In the words of a 19th-century British nursey rhyme:

If wishes were Horses, Beggars would ride; If turnips were watches, I would wear one by my side.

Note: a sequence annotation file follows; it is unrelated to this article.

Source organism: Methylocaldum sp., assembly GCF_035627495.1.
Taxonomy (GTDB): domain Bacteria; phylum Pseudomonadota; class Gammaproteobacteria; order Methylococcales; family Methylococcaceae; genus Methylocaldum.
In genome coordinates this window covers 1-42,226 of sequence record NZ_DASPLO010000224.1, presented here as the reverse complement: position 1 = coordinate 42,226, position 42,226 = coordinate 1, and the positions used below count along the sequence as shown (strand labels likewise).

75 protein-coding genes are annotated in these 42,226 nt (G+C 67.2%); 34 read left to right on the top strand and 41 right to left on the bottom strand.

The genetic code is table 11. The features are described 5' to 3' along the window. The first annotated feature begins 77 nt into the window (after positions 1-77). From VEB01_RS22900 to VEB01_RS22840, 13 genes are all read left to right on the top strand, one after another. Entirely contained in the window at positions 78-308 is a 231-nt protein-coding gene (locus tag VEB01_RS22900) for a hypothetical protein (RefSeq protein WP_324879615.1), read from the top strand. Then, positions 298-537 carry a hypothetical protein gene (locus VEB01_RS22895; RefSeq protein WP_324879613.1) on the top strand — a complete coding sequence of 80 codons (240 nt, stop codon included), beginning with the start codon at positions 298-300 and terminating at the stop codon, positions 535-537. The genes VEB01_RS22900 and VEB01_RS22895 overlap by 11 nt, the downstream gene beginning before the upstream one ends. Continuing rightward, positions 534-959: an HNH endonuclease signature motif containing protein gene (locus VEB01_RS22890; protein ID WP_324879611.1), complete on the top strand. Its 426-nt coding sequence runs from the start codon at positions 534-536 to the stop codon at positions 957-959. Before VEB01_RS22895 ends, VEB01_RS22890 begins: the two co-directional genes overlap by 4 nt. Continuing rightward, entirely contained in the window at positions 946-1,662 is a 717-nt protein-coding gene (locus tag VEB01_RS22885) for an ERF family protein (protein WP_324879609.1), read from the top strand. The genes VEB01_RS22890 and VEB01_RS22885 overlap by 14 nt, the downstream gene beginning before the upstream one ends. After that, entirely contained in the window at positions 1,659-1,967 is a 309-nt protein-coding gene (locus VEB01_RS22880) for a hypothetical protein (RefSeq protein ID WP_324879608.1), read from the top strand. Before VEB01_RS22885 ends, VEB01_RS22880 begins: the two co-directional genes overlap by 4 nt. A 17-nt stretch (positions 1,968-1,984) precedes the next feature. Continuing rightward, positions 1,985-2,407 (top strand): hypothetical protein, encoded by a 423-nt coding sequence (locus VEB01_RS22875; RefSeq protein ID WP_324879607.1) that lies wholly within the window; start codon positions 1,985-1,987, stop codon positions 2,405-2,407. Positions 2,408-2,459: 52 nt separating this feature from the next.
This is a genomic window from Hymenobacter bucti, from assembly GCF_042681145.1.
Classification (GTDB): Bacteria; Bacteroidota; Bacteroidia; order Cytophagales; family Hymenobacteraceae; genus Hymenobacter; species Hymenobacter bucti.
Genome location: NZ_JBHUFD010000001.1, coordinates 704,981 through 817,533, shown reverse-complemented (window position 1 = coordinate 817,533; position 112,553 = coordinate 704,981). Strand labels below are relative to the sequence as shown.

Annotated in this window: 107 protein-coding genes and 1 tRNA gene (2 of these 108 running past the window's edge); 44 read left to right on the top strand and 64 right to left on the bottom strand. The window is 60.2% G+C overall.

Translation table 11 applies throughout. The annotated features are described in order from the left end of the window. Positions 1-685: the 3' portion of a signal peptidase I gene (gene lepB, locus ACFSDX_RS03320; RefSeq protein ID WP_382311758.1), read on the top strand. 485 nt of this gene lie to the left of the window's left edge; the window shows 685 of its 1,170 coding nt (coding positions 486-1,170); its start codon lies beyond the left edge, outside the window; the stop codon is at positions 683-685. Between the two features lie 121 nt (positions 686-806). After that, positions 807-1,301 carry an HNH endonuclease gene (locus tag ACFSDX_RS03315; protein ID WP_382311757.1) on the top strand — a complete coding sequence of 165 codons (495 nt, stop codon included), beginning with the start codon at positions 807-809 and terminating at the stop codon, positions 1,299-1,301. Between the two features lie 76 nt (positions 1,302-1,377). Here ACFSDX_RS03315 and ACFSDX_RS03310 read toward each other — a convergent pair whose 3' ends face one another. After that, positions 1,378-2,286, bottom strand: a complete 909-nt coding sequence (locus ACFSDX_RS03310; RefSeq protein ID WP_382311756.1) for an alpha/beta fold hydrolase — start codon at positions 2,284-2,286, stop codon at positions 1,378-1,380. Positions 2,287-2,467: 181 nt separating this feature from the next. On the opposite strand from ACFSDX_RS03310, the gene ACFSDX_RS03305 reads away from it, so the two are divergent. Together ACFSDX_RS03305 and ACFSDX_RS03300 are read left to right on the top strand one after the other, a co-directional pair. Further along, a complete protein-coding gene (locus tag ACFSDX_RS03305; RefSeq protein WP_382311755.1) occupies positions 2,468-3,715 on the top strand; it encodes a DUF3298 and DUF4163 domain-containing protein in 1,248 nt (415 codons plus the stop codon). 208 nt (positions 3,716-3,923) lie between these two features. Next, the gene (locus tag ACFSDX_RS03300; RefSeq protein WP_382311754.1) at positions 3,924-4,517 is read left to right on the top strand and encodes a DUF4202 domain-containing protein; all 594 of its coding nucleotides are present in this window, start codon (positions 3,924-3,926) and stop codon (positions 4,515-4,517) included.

There is, it seems, a fairly influential group of rather strange persons out there who are wearing turnips and telling time; what’s unfortunate is that these persons, many of whom are desig­nated “performance artists,” are not being taken as dreamers and/or moon-struck lunatics, but as bona fide enhanc­ers of what was once popularly known as “Western Civilization.” The past tense is brought into play here because it’s unimaginable that the activities that these artists are involved in can in any way, shape, or form be construed as things done by human beings who have passed beyond that point in time called the neolithic period–and it may be a libel on our ancestors to yoke them with these contemporary life forms. Art, of course, is always paranormal: those works that can be figured “art” partake of something that is beyond the quotidian or ordinary. Consequently, artists in some ancient societies were considered to be divine madmen, seers into another dimension who were capable of bring­ing the sights or sounds from the outly­ing sphere back into the ordinary world. Obviously, anyone with that sort of reach was special. In time, however, the idea of the artist as an illuminated madman was replaced by that of the artist as outsider, or prophet. This has been the general scheme in the West since the advent of the Romantic period. Outsider status not withstanding, suc­cessful artists were often–for varying durations, the parameters of which were dependent on moods–hugged to the bosom of the society which they seemed to be in opposition to. They were feted, lionized, and otherwise rewarded for, ultimately, bringing out some of the finer aspects of what it is to be a human. Naturally, some artists, those who celebrated man with what were per­ceived as less palatable manners, re­tained more pure prophet status; these remained in garrets and workshops or left their homelands (possibly, just possibly, to be acknowledged there–or at home, once the domestics realized what they had lost). Art, with its uncanny ability to endure through time and space, would finally tend to emerge, even in cases when the makers were long passed. Commentators then elegiacally note that the artist in question was “ahead of his time,” a concept that is really more bizarre than anyof the artworks: a person can only be in and of the particular time that he is on this planet; otherwise, he wouldn’t be that person–or this wouldn’t be this planet.